The Beryllium may therefore provide us with unique and crucial information about the duration of the early stages of the Milky Way.

A very difficult observation

So far, so good. The theoretical foundations for this dating method were developed during the past three decades and all what is needed is then to measure the Beryllium content in some globular cluster stars.

But this is not as simple as it sounds! The main problem is that Beryllium is destroyed at temperatures above a few million degrees. When a star evolves towards the luminous giant phase, violent motion (convection) sets in, the gas in the upper stellar atmosphere gets into contact with the hot interior gas in which all Beryllium has been destroyed and the initial Beryllium content in the stellar atmosphere is thus significantly diluted. To use the Beryllium clock, it is therefore necessary to measure the content of this element in less massive, less evolved stars in the globular cluster. And these so-called "turn-off (TO) stars" are intrinsically faint.

In fact, the technical problem to overcome is three-fold: First, all globular clusters are quite far away and as the stars to be measured are intrinsically faint, they appear quite faint in the sky. Even in NGC6397, the second closest globular cluster, the TO stars have a visual magnitude of ~16, or 10000 times fainter than the faintest star visible to the unaided eye. Secondly, there are only two Beryllium signatures (spectral lines) visible in the stellar spectrum and as these old stars do contain comparatively little Beryllium, those lines are very weak, especially when compared to neighbouring spectral lines from other elements. And third, the two Beryllium lines are situated in a little explored spectral region at wavelength 313 nm, i.e., in the ultraviolet part of the spectrum that is strongly affected by absorption in the terrestrial atmosphere near the cut-off at 300 nm, below which observations from the ground are no longer possible.

It is thus no wonder that such observations had never been made before, the technical difficulties were simply unsurmountable.

VLT and UVES do the job

Using the high-performance UVES spectrometer on the 8.2-m Kuyen telescope of ESO’s Very Large Telescope at the Paranal Observatory (Chile) which is particularly sensitive to ultraviolet light, a team of ESO and Italian astronomers succeeded in obtaining the first reliable measurements of the Beryllium content in two TO-stars (denoted "A0228" and "A2111") in the globular cluster NGC 6397 (PR Photo 23b/04). Located at a distance of about 7,200 light-years in the direction of a rich stellar field in the southern constellation Ara, it is one of the two nearest stellar clusters of this type; the other is Messier 4.

The observations were done during several nights in the course of 2003. Totalling more than 10 hours of exposure on each of the 16th-magnitude stars, they pushed the VLT and UVES towards the technical limit. Reflecting on the technological progress, the leader of the team, ESO-astronomer Luca Pasquini, is elated: "Just a few years ago, any observation like this would have been impossible and just remained an astronomer’s dream!"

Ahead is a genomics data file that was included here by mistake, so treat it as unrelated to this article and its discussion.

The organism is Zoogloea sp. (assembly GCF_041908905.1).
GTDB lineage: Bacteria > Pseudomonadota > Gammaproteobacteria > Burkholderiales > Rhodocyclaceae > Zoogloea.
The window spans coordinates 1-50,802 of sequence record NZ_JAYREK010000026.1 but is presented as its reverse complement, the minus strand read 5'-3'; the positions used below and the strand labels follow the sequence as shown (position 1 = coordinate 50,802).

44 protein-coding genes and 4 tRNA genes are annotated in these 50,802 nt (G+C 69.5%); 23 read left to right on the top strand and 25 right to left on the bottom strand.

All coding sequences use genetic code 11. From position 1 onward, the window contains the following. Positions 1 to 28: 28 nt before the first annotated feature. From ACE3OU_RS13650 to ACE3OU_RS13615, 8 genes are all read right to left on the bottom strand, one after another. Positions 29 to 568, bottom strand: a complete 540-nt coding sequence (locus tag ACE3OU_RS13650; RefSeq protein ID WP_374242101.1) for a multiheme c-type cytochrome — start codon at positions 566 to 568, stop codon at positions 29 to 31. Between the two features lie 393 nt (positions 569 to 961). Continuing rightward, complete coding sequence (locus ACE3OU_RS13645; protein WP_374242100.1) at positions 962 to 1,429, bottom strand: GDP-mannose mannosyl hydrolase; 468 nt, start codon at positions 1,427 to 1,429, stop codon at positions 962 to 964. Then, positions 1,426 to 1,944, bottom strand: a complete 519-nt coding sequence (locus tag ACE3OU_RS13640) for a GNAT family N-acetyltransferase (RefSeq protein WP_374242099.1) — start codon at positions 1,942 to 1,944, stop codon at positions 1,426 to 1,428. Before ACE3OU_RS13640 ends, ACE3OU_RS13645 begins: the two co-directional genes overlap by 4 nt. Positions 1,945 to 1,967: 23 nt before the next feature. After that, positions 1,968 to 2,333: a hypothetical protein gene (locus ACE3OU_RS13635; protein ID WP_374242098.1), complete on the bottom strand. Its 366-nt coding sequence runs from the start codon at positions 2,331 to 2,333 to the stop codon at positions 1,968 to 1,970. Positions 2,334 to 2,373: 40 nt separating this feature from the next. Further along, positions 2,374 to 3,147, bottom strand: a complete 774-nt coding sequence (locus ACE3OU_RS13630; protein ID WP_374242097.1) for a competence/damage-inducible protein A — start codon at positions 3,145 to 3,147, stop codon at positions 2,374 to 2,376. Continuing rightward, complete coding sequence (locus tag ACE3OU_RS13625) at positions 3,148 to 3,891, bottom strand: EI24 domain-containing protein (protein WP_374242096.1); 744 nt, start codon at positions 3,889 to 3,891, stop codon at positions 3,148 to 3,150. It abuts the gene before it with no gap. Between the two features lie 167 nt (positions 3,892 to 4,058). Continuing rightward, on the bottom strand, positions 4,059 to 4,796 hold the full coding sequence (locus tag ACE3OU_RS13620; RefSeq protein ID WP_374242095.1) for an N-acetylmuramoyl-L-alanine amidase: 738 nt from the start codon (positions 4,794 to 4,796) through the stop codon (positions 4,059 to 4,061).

The resulting spectra (PR Photo 23c/04) of the faint stars show the weak signatures of Beryllium ions (Be II). Comparing the observed spectrum with a series of synthetic spectra with different Beryllium content (in astrophysics: "abundance") allowed the astronomers to find the best fit and thus to measure the very small amount of Beryllium in these stars: for each Beryllium atom there are about 2,224,000,000,000 hydrogen atoms.

Beryllium lines are also seen in another star of the same type as these stars, HD 218052, cf. PR Photo 23c/04. However, it is not a member of a cluster and its age is by far not as well known as that of the cluster stars. Its Beryllium content is quite similar to that of the cluster stars, indicating that this field star was born at about the same time as the cluster.

From the Big Bang until now

According to the best current spallation theories, the measured amount of Beryllium must have accumulated in the course of 200 - 300 million years. Italian astronomer Daniele Galli, another member of the team, does the calculation: "So now we know that the age of the Milky Way is this much more than the age of that globular cluster - our galaxy must therefore be 13,600 ± 800 million years old. This is the first time we have obtained an independent determination of this fundamental value!".

Within the given uncertainties, this number also fits very well with the current estimate of the age of the Universe, 13,700 million years, that is the time elapsed since the Big Bang. It thus appears that the first generation of stars in the Milky Way galaxy was formed at about the time the "Dark Ages" ended, now believed to be some 200 million years after the Big Bang.

It would seem that the system in which we live may indeed be one of the "founding" members of the galaxy population in the Universe.

Richard West | alfa
Further information:
http://www.eso.org
http://www.eso.org/outreach/press-rel/pr-2004/pr-20-04.html